A Trip to the U.S. Capitol | May 2010
My trip to Washington D.C. started at 11:30 a.m. EST Tuesday, May 18, when I landed at Reagan National Airport (DCA). Fortunately I have extended family living in D.C. and so I got to sleep on the couch, rather than pay hundreds of dollars for a hotel. To make getting around D.C. easier, I highly recommend having a good understanding of how the Metro works. To help me, I downloaded a Metro Map Ap on my iPhone for free that showed me the names and routes of the system.
Something important to remember is that most cabs in D.C. don’t accept debit or credit cards like they do in New York City, only cash, so be prepared! Once I arrived at my family’s home near 22nd and P, I unpacked and organized, then I was ready to start photographing.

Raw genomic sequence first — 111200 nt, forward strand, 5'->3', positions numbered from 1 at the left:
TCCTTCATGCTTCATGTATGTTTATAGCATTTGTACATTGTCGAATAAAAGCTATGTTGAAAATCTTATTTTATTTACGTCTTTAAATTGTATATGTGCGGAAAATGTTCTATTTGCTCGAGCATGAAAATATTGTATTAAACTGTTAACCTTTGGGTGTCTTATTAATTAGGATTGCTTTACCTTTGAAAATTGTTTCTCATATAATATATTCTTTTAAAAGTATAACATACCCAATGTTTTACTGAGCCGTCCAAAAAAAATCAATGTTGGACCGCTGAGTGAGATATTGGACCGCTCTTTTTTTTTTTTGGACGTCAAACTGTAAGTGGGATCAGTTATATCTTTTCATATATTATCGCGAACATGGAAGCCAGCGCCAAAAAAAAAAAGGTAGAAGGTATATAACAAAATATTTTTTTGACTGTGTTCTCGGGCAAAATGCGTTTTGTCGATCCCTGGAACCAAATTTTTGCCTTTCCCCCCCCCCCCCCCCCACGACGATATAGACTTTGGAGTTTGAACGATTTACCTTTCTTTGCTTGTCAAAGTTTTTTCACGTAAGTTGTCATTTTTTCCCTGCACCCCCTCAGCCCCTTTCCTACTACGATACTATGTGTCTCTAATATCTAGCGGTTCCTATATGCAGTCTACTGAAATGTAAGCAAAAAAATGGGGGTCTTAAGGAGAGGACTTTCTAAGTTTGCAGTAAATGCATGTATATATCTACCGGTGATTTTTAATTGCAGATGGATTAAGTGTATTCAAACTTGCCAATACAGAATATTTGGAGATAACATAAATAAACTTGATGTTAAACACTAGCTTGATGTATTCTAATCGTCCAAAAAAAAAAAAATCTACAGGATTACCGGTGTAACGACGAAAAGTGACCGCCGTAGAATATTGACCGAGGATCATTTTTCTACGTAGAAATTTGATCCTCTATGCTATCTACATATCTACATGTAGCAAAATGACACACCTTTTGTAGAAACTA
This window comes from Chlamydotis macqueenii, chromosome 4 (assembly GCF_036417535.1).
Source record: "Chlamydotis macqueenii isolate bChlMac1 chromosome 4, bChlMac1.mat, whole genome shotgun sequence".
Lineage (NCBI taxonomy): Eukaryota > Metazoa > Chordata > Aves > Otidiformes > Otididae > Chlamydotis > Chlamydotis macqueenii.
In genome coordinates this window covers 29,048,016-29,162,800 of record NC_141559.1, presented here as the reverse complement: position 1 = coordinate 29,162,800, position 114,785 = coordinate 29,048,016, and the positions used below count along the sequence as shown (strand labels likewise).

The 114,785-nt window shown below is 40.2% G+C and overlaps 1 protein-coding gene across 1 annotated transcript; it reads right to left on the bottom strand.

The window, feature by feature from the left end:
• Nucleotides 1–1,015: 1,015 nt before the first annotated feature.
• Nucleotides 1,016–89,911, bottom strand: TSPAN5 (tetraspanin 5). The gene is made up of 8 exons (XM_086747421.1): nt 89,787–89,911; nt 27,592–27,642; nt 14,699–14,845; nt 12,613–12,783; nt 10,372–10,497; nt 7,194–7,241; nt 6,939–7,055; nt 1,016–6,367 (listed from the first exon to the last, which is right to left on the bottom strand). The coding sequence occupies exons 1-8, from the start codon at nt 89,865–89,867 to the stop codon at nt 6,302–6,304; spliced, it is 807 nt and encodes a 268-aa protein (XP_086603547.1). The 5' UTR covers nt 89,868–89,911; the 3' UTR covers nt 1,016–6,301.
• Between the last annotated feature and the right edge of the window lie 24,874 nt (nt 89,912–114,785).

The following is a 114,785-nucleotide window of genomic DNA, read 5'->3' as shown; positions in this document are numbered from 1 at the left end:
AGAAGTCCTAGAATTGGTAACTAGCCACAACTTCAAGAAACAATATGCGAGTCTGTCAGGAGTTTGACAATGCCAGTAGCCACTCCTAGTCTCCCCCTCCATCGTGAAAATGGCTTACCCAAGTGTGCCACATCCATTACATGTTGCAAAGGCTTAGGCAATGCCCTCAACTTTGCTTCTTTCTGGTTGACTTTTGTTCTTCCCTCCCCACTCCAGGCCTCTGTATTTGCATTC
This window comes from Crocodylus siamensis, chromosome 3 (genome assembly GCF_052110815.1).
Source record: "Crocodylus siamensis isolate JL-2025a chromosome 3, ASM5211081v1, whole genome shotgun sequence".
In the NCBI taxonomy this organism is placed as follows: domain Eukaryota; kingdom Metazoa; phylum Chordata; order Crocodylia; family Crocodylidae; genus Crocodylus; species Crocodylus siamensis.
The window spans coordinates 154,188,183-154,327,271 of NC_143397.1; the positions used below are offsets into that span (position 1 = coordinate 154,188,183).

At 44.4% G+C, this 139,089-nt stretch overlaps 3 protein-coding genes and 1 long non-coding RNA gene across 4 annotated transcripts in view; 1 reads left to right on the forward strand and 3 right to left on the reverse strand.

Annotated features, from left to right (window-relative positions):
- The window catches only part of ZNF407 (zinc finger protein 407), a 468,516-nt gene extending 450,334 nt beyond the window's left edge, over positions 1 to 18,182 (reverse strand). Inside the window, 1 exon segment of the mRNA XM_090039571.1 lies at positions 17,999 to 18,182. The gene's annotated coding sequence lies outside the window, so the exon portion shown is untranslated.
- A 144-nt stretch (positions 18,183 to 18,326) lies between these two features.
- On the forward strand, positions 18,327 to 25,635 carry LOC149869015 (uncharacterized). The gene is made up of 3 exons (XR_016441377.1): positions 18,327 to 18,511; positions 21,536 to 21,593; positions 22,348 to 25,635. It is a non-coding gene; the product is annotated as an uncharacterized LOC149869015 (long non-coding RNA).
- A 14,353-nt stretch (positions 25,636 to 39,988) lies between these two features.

As I discussed in my previous post, Chip was my contact on this trip and he would be the one who’s work agenda would essentially plan the day. Chip, who shoots on Capitol Hill, covers almost everything political, including events at the White House. While although Chip had several assignments there while I was visiting, I unfortunately was unable to attend those assignments. To get into the White House as a photographer, and perhaps as a member of the media in-general, you need a special pass (as you might have guessed).
The National Press Foundation website offers this information concerning media passes to the White House:
“Regional Reporters can cover events that are open to the press calling the Office of Media Affairs and asking for a “DAY PASS.” When you call 202-456-6238, give your full name, date of birth and social security number. The person on the phone will give you the location of the event, and let you know if you will need an escort.
If you are a full-time White House reporter or will spend at least 3 days a week at the White House, you will need a “HARD PASS.” This is more difficult to get, as you must undergo an FBI background check. Call 202-456-2580 and a White House Press Office staffer will walk you through the process to obtain one.”